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XGBoost Classifier

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  • October 24, 2021

What is XGBoost classifier all about? What are its features? Why do people prefer it? We are going to discuss all this in detail.


Boosting is an ensemble learning method. It is basically a combination of algorithms that transforms weak learners into strong learners. Boosting algorithm is one of the most popular technique in data science competitions. It was declared by previous hackathons’ winners how they used this algorithm to improve their model’s accuracy.

One example of a weak learner is the classification of email as spam. Weak learners are unable of correctly classifying an email.

How can you enhance the way emails are classified as spam or not spam?

There are some indicators, for example, if an email has only a link, it is most likely spam, or if it contains only one picture that is an ad, it is almost certainly spam. Each of these factors are termed as weak learners. They are labelled as poor learners since we can’t truly ensure whether the output will be right or not if we rely on only one indicator and ignore the others. For example, if you asked a friend to email you a link to an Amazon product, our algorithm will automatically route this email to spam because it just contains a link. This is why we need more than one indicator or rule on which our algorithm can rely in order to classify an email as spam.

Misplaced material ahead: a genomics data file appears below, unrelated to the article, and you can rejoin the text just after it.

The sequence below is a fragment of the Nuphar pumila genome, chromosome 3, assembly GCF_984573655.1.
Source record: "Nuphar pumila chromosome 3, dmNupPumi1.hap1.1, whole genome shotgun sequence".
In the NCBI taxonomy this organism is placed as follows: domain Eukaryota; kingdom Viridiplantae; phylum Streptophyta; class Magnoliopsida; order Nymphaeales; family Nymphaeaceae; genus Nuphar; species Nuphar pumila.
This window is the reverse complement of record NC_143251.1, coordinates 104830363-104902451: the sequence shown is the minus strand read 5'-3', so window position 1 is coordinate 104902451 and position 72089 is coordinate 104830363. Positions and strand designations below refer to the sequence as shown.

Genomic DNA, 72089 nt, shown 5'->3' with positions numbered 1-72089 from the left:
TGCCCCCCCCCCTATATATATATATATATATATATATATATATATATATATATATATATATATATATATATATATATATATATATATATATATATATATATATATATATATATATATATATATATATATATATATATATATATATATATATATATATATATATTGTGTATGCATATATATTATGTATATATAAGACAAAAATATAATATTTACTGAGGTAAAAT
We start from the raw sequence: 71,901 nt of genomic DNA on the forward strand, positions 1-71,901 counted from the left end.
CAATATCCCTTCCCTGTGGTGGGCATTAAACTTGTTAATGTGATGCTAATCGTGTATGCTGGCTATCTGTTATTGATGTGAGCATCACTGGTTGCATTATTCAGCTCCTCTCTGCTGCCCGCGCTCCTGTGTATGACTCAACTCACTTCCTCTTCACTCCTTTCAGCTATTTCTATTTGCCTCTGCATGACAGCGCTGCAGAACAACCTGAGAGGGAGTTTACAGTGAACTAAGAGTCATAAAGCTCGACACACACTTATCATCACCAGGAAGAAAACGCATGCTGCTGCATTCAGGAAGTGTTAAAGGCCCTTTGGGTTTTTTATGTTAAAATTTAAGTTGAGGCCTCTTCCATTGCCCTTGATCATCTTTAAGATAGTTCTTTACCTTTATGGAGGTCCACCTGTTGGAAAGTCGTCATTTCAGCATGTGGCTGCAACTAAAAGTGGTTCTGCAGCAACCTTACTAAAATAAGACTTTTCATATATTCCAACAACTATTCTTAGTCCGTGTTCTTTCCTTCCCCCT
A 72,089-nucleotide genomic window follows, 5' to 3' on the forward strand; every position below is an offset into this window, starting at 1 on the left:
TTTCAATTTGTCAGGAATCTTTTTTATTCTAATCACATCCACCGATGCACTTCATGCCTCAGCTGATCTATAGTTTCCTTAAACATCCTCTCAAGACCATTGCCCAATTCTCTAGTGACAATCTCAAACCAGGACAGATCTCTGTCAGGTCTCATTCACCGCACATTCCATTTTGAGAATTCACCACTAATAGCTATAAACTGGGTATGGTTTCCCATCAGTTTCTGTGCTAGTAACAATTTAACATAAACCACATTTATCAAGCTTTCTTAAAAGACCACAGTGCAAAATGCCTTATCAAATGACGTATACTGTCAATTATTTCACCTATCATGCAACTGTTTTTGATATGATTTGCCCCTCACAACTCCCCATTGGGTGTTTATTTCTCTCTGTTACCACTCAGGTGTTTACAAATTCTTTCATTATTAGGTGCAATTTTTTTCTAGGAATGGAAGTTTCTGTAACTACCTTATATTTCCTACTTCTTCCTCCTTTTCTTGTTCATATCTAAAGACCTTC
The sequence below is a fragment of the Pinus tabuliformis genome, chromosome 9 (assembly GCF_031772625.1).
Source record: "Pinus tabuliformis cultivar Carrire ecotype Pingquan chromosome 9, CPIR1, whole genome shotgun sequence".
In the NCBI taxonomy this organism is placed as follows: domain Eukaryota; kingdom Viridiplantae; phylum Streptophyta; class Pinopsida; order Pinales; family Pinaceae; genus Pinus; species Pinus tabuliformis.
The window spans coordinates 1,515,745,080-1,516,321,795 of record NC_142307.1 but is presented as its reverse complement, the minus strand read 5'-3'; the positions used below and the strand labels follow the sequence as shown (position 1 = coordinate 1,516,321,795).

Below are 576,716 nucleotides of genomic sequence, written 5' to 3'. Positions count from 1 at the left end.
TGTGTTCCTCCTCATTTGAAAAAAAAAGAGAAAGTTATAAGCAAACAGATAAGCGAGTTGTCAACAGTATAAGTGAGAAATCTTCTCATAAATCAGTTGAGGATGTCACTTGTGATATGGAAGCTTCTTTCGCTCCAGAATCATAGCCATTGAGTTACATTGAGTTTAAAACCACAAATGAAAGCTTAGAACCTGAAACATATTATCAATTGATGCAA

Boosting Algorithm in Ensemble Learning
Transformation of weak learners into a strong learner

Therefore, with the help of different ML algorithms, all of these weak learners are combined into one to form a strong learner.

How Does It Work?

The boosting process begins by identifying weak rules using ML techniques with different distributions. Every time you run the algorithm, it will generate a new weak rule. And we all know how this ends: all of these rules combine to form a powerful learner.

However, the key subject to boosting is selecting the correct distribution each and every time.


The following are the guidelines for selecting the appropriate distribution:

  • Firstly, the base learner accepts all distributions and gives each observation equal weight.
  • Secondly, there’s a potential that the first base learning technique caused a prediction failure. As a result, we should pay more attention to observations with a prediction error.
  • Finally, we apply the next algorithm and repeat the second phase until the base learning technique has strengthened and become more accurate.

Boosting’s major objective is to focus more on misclassified predictions.

XGBoost Classifier

Tianqi Chen’s gradient boosting machine implemented XGBoost to improve speed and performance. This algorithm has outperformed applied ML and Kaggle structured data competitions. It simply means Extreme Gradient Boosting. It’s basically a software library that you can download and install on your device with ease. The library is extremely flexible and portable. Therefore, it can be used in several computing contexts such as parallel tree building over multiple CPU cores, distributed computing for big models, out-of-core computing, and cache optimization to optimize hardware use and efficiency.